Homeworking or homeshirking?

We have an employee who has been employed by us for 5 years.  She originally worked full time in our London office, but about a year ago made a request to work flexibly as she has young children, which we approved. She now works 3 days a week in our London office, and the other 2 days a week from home. We now have a new senior management team, one of whom is particularly against home working.  He said to me that home working was nothing more than “a euphemism for sloth” and that employees will just end up staring out of the window.  The team clearly believe that our flexible worker is not producing enough work in the two days spent at home, and there have also been issues with other employees needing access to files she has taken home, as well as problems with her broadband connection.  Sometimes she does not answer the phone.

Management have now decided that she needs to either return to the office full time or, reluctantly, we will have to let her go.  Can we now request that she works from the London office 5 days a week?

HR Team, Old School Values Limited

 

Dear HR Team

As you will know, the number of employees who work from home for some, or all, of the working week has steadily increased over recent years, no doubt as a result of the demands of modern life, especially where an employee is balancing family and work.  The issue of home working can throw up a number of tricky employment law issues. How best to deal with these?

Flexible Working Request

We presume that the flexible working request that your employee made a year ago was pursuant to the statutory scheme which came into force in April 2003.  Under this scheme, an employer must seriously consider an application from an employee to work flexibly if the employee has a child under the age of 6 (or 18 for disabled children), and more recently, if the employee intends to care for an adult (in certain limited situations).  It sounds as if the company considered and granted the employee’s request to work flexibly from home, 2 days a week,  pursuant to the flexible working legislation.

The employee’s terms and conditions of employment will have been varied as a result of the Company accepting this request and presumably she will have signed an amended contract which reflects the new working arrangements (although even if she hasn’t, the variation still has effect).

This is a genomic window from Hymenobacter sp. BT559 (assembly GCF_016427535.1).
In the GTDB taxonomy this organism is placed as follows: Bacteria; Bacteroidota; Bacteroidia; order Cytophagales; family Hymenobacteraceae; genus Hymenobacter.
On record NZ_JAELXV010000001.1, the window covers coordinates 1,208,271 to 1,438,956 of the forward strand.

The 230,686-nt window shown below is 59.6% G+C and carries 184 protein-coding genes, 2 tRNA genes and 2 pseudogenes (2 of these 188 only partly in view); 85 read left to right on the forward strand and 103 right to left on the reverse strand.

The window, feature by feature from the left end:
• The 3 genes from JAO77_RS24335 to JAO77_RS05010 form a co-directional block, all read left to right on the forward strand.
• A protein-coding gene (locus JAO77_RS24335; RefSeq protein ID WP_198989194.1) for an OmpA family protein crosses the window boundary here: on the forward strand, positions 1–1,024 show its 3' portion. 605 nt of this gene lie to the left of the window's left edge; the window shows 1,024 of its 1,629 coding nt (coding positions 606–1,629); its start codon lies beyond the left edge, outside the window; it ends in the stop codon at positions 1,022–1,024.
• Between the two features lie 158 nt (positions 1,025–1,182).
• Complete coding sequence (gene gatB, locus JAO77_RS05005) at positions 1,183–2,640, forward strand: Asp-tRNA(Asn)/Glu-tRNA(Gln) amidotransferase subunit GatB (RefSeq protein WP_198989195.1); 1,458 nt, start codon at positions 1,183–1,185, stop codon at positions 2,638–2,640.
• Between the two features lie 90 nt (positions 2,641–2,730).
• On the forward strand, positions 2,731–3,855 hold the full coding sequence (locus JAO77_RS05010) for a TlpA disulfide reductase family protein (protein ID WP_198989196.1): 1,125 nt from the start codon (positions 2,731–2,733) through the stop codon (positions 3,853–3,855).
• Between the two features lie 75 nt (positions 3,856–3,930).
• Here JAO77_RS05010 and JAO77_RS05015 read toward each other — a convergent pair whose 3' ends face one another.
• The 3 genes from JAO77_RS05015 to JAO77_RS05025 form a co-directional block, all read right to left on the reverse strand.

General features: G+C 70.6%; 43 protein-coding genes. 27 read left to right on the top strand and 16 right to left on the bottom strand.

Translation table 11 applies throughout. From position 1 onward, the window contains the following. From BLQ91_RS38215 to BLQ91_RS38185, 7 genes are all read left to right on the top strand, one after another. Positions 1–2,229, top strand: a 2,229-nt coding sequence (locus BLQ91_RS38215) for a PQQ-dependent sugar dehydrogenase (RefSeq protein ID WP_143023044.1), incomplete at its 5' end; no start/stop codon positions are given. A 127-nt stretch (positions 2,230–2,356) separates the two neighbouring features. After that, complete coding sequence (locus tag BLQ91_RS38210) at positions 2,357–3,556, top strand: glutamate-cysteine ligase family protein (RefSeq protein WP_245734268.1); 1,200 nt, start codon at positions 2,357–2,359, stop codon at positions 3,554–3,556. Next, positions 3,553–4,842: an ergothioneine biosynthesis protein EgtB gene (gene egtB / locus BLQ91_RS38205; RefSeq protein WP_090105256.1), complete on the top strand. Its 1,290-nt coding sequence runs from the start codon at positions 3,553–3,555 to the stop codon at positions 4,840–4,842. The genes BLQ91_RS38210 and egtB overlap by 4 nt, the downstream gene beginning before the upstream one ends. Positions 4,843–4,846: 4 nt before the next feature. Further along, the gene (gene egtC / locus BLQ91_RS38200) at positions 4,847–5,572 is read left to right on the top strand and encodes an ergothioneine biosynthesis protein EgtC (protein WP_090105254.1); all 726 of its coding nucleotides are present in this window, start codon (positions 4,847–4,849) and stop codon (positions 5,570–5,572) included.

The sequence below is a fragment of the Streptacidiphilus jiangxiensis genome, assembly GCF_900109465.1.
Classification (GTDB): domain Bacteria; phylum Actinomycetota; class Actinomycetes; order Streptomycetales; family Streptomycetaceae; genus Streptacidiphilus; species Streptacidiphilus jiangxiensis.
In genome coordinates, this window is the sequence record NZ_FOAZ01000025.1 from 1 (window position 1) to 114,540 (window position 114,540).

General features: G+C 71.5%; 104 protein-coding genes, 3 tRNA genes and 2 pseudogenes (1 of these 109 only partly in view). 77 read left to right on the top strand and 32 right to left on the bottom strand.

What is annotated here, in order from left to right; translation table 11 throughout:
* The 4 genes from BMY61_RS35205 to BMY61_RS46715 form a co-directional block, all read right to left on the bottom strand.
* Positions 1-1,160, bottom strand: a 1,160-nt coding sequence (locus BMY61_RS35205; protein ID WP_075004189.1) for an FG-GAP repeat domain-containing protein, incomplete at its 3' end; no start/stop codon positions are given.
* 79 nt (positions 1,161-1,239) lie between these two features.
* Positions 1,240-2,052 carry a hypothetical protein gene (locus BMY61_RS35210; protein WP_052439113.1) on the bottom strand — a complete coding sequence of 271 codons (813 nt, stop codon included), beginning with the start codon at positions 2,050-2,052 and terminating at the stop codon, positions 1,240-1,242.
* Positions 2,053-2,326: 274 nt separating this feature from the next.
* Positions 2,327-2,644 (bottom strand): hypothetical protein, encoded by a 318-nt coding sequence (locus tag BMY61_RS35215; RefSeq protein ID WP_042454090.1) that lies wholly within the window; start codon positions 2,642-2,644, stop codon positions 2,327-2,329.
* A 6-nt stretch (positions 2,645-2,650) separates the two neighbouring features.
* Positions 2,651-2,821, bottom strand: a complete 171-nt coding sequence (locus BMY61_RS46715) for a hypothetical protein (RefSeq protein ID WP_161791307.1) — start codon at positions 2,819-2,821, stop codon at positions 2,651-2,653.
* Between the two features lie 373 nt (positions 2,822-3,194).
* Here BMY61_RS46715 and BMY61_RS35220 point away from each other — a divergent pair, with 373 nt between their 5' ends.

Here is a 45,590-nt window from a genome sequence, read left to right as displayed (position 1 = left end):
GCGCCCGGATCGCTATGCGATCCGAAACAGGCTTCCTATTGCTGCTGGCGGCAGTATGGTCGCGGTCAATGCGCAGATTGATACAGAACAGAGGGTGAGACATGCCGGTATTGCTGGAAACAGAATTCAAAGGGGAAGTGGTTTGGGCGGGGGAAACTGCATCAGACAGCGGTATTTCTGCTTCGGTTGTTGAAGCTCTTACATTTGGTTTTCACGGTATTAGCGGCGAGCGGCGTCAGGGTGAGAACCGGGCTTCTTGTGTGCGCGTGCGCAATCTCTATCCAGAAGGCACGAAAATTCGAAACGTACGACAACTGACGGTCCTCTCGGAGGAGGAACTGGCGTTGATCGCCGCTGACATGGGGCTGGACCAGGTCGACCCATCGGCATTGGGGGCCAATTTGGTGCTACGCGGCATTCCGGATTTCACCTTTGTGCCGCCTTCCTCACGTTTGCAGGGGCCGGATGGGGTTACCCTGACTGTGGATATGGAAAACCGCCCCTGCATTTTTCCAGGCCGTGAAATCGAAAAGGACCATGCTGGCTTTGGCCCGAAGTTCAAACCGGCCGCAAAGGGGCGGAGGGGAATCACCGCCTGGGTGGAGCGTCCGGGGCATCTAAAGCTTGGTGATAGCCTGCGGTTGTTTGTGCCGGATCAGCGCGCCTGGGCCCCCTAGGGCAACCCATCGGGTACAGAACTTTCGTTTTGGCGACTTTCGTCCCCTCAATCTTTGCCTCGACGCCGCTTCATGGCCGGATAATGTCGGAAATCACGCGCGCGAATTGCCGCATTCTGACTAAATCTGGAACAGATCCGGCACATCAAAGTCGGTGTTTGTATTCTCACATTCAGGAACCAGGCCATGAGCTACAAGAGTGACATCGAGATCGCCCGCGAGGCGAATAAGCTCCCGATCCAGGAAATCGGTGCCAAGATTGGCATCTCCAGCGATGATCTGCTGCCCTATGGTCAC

Dealing with the attitude of management

The attitude you have described is not at all uncommon, particularly amongst more “traditional” managers who still consider an employee’s place to be in the office.  As the HR Team, you have the unenviable job of trying to educate management in respect of their statutory duties (both to genuinely consider a flexible working request in the first place and to stick with the arrangements if they are working well).  On a practical level, it may be a good idea to explore whether it is possible to improve the current arrangements in the first instance (as it’s likely to lead to less legal problems), rather than to try and revert to the previous set up straight away. Some suggested improvements might be to:

  • ask the manager to arrange catch-ups with the homeworker and let her show evidence of the work she has undertaken;
  • request that the IT department or support team have a look into the broadband problems, as these may be easily fixed, which could immediately solve one of the communication issues;
  • ensure that the employee only takes home the filing which it is absolutely necessary for her to have, and suggest that she take copies of key documents, so that office-based employees can also access the same material.  Alternatively, consider implementing an electronic filing system which could be accessed by everyone, wherever they are located.